Ukrainians "have made the Bible come alive for the world," Archbishop Borys Gudziak, head of…
Ninety years after Holodomor, Ukrainians face new genocide, while changing the world, says archbishop
NEW YORK (OSV News) – Ukrainians are marking the 90th anniversary of one genocide, while battling a Russian invasion that has been declared by many to be a second genocide – and changing the world in the process, said Ukrainian Catholic Archbishop Borys Gudziak of the Archeparchy of Philadelphia.
The archbishop joined hundreds at a Nov. 19 ecumenical prayer service hosted by St. Patrick Cathedral in New York City to commemorate the Holodomor, an artificial famine in Ukraine engineered by Soviet Union leader Josef Stalin between 1932-1933. Named for the Ukrainian words signifying “hunger” and “death,” Stalin’s famine claimed approximately seven to 10 million Ukrainian lives in tandem with a brutal Soviet policy of collectivization, theft, terror and abuse that sought to erase Ukrainian cultural and political identity.
Among the dignitaries attending the 35th annual gathering, which was organized by the Ukrainian American Congress Committee of America, were Senate Majority Leader Chuck Schumer, Ukraine Ambassador to the United Nations Sergiy Kyslytsya, and Archbishop Gabriele Giordano Caccia, the Vatican’s Permanent Observer at the United Nations.
The Ukrainian Chorus Dumka of New York provided requiem music for the service.
The event was preceded by a solemn procession from St. George Ukrainian Catholic Church in New York’s East Village section, with many participants in traditional attire and carrying stalks of wheat, emblematic of the Holodomor.
Speaking in both Ukrainian and English, Archbishop Gudziak said neither the Holodomor nor Russia’s current war on Ukraine could erase “the God-given gift” of human dignity – a gift that Ukrainians were defending at the cost of their own lives.
“Ukrainians today are standing up … (and) saying, ‘My God-given life has an eternal destiny, and … even if it takes giving it away, I will do the right thing,'” the archbishop said.
In the process, Ukraine has become “the epicenter of global change,” challenging the “radical dictatorship of subjectivity, where everything is transactional,” he said.
“In the 21st century, when we’ve deconstructed just about everything, when it’s your perspective, my perspective (and) … there is no truth, Ukraine is saying, ‘Oh no. This is good, and this is absolutely evil. This is false, and this is the truth,'” Archbishop Gudziak said.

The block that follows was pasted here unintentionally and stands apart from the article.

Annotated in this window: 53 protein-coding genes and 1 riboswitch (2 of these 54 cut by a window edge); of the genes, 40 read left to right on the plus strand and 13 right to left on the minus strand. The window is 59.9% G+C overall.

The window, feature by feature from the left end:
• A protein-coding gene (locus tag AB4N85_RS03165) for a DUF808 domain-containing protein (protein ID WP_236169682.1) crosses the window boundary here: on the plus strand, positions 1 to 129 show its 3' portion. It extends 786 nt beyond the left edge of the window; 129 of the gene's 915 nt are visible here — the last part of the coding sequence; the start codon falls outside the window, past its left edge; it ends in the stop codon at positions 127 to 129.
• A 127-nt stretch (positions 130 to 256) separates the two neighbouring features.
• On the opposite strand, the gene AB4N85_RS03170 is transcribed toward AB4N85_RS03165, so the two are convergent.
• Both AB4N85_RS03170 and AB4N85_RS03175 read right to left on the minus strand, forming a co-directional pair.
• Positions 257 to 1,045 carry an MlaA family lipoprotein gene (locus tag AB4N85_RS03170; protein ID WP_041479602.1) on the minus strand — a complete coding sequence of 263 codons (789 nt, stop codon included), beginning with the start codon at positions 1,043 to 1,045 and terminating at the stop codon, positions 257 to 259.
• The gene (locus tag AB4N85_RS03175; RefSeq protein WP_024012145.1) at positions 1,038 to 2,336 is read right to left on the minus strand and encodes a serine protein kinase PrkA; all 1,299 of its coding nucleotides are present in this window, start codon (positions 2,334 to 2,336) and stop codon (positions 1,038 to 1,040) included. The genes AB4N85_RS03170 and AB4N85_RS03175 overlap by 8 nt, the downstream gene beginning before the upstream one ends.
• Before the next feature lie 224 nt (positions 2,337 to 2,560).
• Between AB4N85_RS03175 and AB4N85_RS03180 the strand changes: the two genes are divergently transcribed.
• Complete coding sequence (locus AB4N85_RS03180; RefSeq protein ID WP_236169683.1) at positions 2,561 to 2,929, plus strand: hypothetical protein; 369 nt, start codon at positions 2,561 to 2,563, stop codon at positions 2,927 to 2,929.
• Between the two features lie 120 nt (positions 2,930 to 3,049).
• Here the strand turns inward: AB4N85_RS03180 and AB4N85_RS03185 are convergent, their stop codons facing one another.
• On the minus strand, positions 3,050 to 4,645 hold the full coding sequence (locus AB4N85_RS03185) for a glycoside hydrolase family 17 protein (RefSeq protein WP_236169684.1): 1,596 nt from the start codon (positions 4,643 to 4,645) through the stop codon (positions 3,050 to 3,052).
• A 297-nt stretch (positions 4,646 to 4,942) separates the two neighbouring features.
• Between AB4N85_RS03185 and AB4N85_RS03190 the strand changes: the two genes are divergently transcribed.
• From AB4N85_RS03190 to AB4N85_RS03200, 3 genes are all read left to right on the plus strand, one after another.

That recognition is essential, he explained, citing the work of Yale historian Timothy Snyder on the role of denial in enabling human atrocities.
“One method, one precondition of contemporary genocide is the negation of the past,” Archbishop Gudziak said.
The Holodomor itself was largely ignored by Western press at the time, with the notable exception of Welsh investigative journalist Gareth Jones, who traveled through Ukraine and publicly reported on the famine. However, Jones’ work was disparaged by Walter Duranty, Moscow bureau chief for the New York Times, who had both interviewed and praised Stalin for efforts to industrialize the Soviet Union — writing that led to Duranty winning the 1932 Pulitzer Prize. Jones, meanwhile, was murdered in Mongolia under mysterious circumstances in 1935.
Speakers at the prayer service emphasized that justice will prevail for victims of both the Holodomor and the current invasion of Ukraine.
In his remarks, Kyslytsya, the Ukrainian ambassador, encouraged attendees by quoting Proverbs 17:22, “A joyful heart is the health of the body, but a depressed spirit dries up the bones,” and 2 Timothy 1:7: “For God did not give us a spirit of cowardice, but rather of power and love and self-control.”
“Remain cheerful,” he said. “The enemy wants us to be broken. I want you to leave this service joyful.”
Archbishop Gudziak reminded those gathered that the Lord has “different plans” than those who work evil in the world.
“No matter how much he tries to, the devil and his minions will not prevail,” he said. “And nobody is a stronger witness to this than the people of Ukraine.”
Gina Christian is a National Reporter for OSV News.